The Jewish leaders of the future?

The rising Jewish stars will be better educated, fluent in English and Hebrew and include more women, according to the following list.

Lea Michele 311 (photo credit: Courtesy)
Lea Michele 311
(photo credit: Courtesy)
We chose 10 people – media moguls, political activists, diplomats, artists and speechwriters – under the age of 32 who are doing interesting things in the Jewish sphere. While we believe these individuals are certainly among the best and the brightest, the list could have easily been expanded to include another 10, 20 or 30 equally gifted candidates. The good news is that despite often-heard complaints about the dearth of good, young Jewish leaders, there seems to be no shortage of talent to take over at the helm once the baby boomers retire; one just has to look in the right places. Ten years from now, or even sooner, we expect some of our selections to have risen to powerful positions, and when that happens, we’ll take all the credit for having found them first.
ADI ARBEL Project manager, Institute for Zionist Strategies
It is difficult to speak to Adi Arbel, 31, on the phone because of all the background noise on the bus. Had he chosen to stay in the hi-tech industry working as a computer programmer, he wouldn’t have had to rely on public transportation, but he has no regrets.
Working as a project manager at the right-ofcenter Institute for Zionist Strategies is much more fulfilling, he says. Arbel gave up on a much more comfortable life for the sake of Zionism.
He was raised in Givat Shmuel, studied at a preparatory yeshiva and was a computer programmer in the army. After he completed his military service, he worked for Elbit until he eventually left to pursue a career in political activism.
At the IZS he helps lawmakers from both sides of the political spectrum, he stresses, pass laws related to education, land reform and Zionism. “At the IZS we intentionally avoid the question of finalstatus borders to build a broad Zionist consensus,” he says. For instance, he helped change the matriculation exam to include a question on the Jewish as well as the democratic identity of Israel. Arbel swears he doesn’t want to become a politician one day, but others have said similar things in the past only to take them back later.
ARIEL BEERY Co-director of PresenTense
“Ariel Beery is like the guy who they call in Pulp Fiction when they need to clean things up,” said one Jewish official who recommended Beery, 31, for this list. While the comparison to Harvey Keitel’s sharp-thinking, fast-talking character Winston “The Wolf” Wolfe may be going a bit too far, the idea is that Beery is the kind of guy who can swoop in, fire off a couple of good ideas and make things better fast.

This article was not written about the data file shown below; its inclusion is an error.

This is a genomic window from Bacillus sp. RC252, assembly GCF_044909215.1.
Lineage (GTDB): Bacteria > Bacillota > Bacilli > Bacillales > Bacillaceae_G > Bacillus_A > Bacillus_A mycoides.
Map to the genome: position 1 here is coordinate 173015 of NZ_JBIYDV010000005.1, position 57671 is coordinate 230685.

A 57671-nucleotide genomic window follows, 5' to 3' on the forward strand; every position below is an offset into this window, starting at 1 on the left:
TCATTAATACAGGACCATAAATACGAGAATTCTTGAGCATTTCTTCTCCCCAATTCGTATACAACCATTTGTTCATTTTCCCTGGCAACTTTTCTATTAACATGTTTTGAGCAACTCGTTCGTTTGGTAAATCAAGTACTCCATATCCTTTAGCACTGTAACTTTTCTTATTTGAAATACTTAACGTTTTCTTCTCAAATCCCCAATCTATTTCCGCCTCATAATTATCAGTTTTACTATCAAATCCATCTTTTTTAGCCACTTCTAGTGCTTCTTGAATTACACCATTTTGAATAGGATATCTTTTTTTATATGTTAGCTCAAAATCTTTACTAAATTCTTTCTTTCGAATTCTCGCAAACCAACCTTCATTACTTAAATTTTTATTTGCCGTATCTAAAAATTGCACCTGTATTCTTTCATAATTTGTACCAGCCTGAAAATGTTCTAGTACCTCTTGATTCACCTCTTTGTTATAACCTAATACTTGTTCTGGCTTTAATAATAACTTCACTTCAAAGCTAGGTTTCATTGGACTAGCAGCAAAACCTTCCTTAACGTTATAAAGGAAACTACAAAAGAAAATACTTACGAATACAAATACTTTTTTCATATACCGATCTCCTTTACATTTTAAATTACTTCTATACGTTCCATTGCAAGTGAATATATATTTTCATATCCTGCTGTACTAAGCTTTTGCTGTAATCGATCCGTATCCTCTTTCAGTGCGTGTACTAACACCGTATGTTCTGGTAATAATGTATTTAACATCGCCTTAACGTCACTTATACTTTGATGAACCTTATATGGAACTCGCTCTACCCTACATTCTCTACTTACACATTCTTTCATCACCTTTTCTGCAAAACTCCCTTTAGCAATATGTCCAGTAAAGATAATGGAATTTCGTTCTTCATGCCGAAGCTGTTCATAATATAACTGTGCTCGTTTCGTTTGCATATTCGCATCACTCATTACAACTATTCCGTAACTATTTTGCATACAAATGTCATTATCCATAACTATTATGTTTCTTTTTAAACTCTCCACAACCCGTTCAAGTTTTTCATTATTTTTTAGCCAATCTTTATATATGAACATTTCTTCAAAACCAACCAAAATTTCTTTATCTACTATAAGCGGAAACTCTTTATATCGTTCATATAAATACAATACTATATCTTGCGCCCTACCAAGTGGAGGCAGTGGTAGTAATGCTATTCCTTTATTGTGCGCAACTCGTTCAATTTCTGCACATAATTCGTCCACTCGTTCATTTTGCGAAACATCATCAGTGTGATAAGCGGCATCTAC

As the head of PresenTense, his job is to help Jewish federations reach out to younger folk in their 20s and 30s. One of the ways he accomplishes that is by changing the emphasis from dollars to minutes raised (volunteering time). “We collect their energies,” Beery said. “We started off with a magazine in 2005. In 2007 we started the summer institute for creative Zionism. This year we’re in six communities around the world and we’ve raised over a million minutes.”
JARED COHEN Senior Google official
By the age of 24 Connecticut native Jared Cohen, who is now 29, had already written two books, one about the Rwandan genocide and the other about youths in the Muslim world and how the Internet – among other things – was changing their lives. It was the latter that caught the eye of the US State Department and landed the former Rhodes scholar a job on its Policy Planning Staff before his 25th birthday, the youngest person ever to do so. There, he helped pioneer the use of new media and develop “21st-century statecraft.”
In 2009-2010 mass protests broke out in Iran. Hundreds of thousands of people took to the streets of Tehran to demonstrate the allegedly rigged reelection of Mahmoud Ahmadinejad to the presidency. At one point Cohen made headlines when he fired off a letter to Twitter asking the social media website to postpone plans to close the site for maintenance that would deprive Iranian dissidents of a valuable platform of communication. The White House was furious with Cohen because it contradicted its order not to interfere with events taking place in the Islamic Republic and one official said that if it were up to him the young Jewish diplomat would be fired.